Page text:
As a lift owner or facilities manager you’re likely already aware of the legal obligations relating to the thorough examination of the lift(s) on your premises. Regulation 9 of the Lifting Operations and Lifting Equipment Regulations 1998 (LOLER) in fact states…
“every employer shall ensure that lifting equipment which is exposed to conditions causing deterioration which is liable to result in dangerous situations is thoroughly examined (i) in the case of lifting equipment for lifting persons or an accessory for lifting, at least every 6 months; (ii) in the case of other lifting equipment, at least every 12 months.”
Following your thorough examination you will receive a report about the condition of your lift. The comments will fall into one of three categories as follows:
(a). Defects which require corrective action before further use or before a specified date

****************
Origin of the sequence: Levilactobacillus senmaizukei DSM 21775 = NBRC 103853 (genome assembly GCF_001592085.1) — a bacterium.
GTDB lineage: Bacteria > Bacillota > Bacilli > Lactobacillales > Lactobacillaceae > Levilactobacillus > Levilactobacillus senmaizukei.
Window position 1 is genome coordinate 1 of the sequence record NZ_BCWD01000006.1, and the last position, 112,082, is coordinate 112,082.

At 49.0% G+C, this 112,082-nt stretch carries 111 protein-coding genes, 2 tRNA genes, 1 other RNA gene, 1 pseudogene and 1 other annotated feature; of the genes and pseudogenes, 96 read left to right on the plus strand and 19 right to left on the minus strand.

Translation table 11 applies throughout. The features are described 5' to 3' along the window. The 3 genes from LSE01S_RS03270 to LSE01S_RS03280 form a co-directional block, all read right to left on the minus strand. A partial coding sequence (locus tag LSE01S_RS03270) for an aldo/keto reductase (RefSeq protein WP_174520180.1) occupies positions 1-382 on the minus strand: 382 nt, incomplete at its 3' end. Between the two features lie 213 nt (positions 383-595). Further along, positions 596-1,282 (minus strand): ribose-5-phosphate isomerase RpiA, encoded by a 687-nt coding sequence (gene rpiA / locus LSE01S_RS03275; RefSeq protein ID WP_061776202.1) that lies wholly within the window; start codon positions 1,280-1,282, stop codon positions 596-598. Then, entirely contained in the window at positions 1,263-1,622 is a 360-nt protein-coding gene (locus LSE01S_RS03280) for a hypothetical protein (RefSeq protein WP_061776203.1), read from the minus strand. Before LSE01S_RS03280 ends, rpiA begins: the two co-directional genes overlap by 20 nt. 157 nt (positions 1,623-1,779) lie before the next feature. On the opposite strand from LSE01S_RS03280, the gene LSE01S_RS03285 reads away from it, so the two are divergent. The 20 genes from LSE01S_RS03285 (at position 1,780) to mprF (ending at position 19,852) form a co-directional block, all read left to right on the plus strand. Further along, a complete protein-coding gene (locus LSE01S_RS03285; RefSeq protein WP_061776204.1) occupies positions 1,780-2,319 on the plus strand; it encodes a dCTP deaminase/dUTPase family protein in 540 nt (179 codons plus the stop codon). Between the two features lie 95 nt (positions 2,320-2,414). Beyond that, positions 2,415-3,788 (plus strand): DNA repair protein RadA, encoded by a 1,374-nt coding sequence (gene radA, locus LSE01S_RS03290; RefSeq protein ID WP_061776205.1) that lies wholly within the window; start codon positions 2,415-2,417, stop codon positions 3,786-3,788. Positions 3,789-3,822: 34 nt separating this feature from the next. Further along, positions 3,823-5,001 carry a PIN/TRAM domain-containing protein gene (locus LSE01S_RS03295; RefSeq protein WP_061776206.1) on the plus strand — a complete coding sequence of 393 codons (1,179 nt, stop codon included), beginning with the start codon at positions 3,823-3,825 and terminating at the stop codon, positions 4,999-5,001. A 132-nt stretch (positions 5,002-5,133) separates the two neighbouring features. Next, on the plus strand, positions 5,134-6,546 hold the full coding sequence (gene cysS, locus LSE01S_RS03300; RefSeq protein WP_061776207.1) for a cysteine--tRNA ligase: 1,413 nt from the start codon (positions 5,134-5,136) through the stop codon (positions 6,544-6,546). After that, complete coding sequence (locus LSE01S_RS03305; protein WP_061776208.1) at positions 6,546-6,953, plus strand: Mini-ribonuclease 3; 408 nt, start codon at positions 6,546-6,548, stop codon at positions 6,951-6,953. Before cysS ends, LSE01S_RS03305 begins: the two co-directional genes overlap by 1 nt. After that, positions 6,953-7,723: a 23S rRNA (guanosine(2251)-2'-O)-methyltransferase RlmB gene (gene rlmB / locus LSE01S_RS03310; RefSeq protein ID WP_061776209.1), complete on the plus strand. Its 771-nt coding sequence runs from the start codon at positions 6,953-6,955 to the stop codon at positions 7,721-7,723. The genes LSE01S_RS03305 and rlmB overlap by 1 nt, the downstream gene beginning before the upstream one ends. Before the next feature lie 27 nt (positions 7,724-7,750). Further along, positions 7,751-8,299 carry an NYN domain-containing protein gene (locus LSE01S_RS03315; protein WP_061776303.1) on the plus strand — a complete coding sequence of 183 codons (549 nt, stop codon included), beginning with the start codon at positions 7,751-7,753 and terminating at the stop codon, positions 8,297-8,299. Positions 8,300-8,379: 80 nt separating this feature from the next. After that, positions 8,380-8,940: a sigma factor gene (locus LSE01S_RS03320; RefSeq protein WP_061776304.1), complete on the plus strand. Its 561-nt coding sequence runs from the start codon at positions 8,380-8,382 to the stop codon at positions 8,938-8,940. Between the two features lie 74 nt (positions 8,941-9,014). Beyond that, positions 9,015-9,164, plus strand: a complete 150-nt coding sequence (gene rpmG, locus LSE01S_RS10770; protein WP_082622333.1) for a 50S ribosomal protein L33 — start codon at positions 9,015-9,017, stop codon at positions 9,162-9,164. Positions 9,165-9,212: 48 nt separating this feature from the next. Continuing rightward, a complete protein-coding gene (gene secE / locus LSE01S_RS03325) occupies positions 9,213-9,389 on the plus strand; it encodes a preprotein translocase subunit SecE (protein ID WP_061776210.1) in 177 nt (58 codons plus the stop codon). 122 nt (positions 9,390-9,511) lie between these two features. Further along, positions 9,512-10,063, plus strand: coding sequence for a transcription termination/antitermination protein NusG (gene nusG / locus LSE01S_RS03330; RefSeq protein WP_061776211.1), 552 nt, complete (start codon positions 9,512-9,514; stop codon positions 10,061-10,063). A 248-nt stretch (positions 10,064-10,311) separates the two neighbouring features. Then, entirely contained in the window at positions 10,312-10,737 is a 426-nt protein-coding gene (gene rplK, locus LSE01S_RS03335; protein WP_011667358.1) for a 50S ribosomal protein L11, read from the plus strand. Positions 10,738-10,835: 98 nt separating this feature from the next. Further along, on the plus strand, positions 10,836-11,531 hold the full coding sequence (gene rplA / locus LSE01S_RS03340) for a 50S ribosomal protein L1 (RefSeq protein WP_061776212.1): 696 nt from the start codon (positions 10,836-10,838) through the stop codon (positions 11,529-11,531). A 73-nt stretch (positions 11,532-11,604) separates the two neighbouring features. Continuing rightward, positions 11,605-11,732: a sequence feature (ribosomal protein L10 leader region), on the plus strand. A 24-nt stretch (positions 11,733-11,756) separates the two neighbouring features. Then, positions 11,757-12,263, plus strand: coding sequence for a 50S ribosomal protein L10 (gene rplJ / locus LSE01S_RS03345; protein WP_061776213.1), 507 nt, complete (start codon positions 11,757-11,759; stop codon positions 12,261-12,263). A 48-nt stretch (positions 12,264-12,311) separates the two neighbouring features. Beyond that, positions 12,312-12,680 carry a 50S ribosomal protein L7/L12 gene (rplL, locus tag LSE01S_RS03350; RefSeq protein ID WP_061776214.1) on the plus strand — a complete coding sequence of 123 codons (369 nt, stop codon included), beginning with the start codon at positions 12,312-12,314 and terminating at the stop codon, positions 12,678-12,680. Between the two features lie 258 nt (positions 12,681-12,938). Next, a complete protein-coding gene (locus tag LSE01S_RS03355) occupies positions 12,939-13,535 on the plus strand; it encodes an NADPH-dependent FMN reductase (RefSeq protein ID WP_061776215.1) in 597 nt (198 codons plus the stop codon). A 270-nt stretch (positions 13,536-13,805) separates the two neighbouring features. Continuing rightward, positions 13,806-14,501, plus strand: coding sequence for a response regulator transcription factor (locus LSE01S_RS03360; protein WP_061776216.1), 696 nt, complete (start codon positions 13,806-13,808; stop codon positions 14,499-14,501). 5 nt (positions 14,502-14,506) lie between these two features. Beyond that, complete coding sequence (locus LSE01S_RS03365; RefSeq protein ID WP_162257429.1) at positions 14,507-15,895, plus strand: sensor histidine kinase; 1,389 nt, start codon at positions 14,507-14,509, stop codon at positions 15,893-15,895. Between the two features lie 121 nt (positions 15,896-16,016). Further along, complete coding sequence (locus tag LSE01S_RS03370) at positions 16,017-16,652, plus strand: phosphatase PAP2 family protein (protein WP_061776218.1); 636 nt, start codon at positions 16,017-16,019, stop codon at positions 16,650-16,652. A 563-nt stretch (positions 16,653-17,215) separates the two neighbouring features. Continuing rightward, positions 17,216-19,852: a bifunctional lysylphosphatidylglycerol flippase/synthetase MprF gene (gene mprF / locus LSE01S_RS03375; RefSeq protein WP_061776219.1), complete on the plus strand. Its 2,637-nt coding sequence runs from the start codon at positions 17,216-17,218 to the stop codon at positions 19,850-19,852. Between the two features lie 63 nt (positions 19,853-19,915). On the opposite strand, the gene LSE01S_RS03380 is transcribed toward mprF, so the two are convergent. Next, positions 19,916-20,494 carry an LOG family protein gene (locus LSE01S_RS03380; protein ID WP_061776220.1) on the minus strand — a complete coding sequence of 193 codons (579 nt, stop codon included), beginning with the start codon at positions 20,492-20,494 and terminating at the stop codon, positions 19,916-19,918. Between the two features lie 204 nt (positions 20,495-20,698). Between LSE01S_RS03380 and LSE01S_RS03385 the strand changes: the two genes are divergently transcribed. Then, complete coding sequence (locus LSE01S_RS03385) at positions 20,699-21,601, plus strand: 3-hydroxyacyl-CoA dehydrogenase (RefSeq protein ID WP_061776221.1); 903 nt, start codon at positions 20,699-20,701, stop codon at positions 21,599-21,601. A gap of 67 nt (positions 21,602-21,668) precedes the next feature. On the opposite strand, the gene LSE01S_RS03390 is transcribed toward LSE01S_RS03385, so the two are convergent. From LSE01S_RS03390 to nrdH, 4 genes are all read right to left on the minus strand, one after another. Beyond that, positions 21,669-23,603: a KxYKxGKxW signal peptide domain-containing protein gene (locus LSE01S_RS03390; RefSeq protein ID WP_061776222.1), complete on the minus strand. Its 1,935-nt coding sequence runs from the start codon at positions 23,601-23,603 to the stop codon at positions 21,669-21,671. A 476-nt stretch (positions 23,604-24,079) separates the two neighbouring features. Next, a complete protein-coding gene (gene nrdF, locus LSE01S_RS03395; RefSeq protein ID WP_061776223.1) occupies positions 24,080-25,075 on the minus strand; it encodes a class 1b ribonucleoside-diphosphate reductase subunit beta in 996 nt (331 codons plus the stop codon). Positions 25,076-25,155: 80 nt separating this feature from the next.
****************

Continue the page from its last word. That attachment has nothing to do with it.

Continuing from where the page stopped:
(b). Defects requiring corrective action as soon as reasonably practical
The presence of an ‘a’ on your report means that immediate action is needed and the lift will need to be taken out of operation. Most often though you are more likely to see ‘b’s and ‘c’s.
It’s most likely that your insurance company or other independent body will be conducting the thorough examinations, and most of the time these won’t be the cause for any concern. It is possible, however, that supplementary tests are called for following an examination. Supplementary tests are defined by SAFed in the SAFed Guidelines on Supplementary Tests of In-Service Lifts as…
“Appropriate tests and/or examinations called for by the competent person where concerns regarding the condition of equipment arise from the thorough examination.”
In other words, if the competent person conducting the thorough examination has any concerns about any aspect of your lift or lifting equipment he/she may call on a specialist lift testing/servicing company to conduct further tests to establish the equipment’s suitability for continued use.
Understandably, if you have been informed that supplementary tests are required you may be a little daunted by the prospect. To make things simple we have listed the main types of supplementary lift tests that are specified in the SAFed guidelines below. These tests are sometimes also referred to as ‘Annex Tests’ due to their location in the annex of the SAFed Guidelines.